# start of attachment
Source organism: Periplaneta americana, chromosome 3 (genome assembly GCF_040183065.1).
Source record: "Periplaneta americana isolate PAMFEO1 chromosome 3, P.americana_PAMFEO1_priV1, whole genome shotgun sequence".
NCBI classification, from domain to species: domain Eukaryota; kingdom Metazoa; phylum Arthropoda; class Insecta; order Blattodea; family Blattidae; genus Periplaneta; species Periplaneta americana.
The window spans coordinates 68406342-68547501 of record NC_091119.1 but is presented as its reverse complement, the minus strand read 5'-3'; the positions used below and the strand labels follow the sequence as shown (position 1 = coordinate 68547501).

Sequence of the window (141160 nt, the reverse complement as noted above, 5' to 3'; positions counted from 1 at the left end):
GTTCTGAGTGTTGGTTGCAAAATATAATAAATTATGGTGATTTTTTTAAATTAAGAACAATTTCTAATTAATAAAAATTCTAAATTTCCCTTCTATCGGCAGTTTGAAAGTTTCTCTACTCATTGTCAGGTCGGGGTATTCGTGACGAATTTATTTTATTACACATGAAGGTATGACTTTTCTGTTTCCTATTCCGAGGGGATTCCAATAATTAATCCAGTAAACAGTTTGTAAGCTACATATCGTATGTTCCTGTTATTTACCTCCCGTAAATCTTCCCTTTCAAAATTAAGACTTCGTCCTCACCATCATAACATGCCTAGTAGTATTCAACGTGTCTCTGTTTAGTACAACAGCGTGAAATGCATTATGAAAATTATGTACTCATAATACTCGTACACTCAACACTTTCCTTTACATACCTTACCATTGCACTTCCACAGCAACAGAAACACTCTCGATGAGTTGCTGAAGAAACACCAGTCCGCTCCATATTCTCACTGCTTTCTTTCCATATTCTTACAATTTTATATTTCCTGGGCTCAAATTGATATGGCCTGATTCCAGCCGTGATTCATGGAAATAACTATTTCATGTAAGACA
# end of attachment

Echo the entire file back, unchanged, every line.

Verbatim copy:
Source organism: Periplaneta americana, chromosome 3 (genome assembly GCF_040183065.1).
Source record: "Periplaneta americana isolate PAMFEO1 chromosome 3, P.americana_PAMFEO1_priV1, whole genome shotgun sequence".
NCBI classification, from domain to species: domain Eukaryota; kingdom Metazoa; phylum Arthropoda; class Insecta; order Blattodea; family Blattidae; genus Periplaneta; species Periplaneta americana.
The window spans coordinates 68406342-68547501 of record NC_091119.1 but is presented as its reverse complement, the minus strand read 5'-3'; the positions used below and the strand labels follow the sequence as shown (position 1 = coordinate 68547501).

Sequence of the window (141160 nt, the reverse complement as noted above, 5' to 3'; positions counted from 1 at the left end):
GTTCTGAGTGTTGGTTGCAAAATATAATAAATTATGGTGATTTTTTTAAATTAAGAACAATTTCTAATTAATAAAAATTCTAAATTTCCCTTCTATCGGCAGTTTGAAAGTTTCTCTACTCATTGTCAGGTCGGGGTATTCGTGACGAATTTATTTTATTACACATGAAGGTATGACTTTTCTGTTTCCTATTCCGAGGGGATTCCAATAATTAATCCAGTAAACAGTTTGTAAGCTACATATCGTATGTTCCTGTTATTTACCTCCCGTAAATCTTCCCTTTCAAAATTAAGACTTCGTCCTCACCATCATAACATGCCTAGTAGTATTCAACGTGTCTCTGTTTAGTACAACAGCGTGAAATGCATTATGAAAATTATGTACTCATAATACTCGTACACTCAACACTTTCCTTTACATACCTTACCATTGCACTTCCACAGCAACAGAAACACTCTCGATGAGTTGCTGAAGAAACACCAGTCCGCTCCATATTCTCACTGCTTTCTTTCCATATTCTTACAATTTTATATTTCCTGGGCTCAAATTGATATGGCCTGATTCCAGCCGTGATTCATGGAAATAACTATTTCATGTAAGACA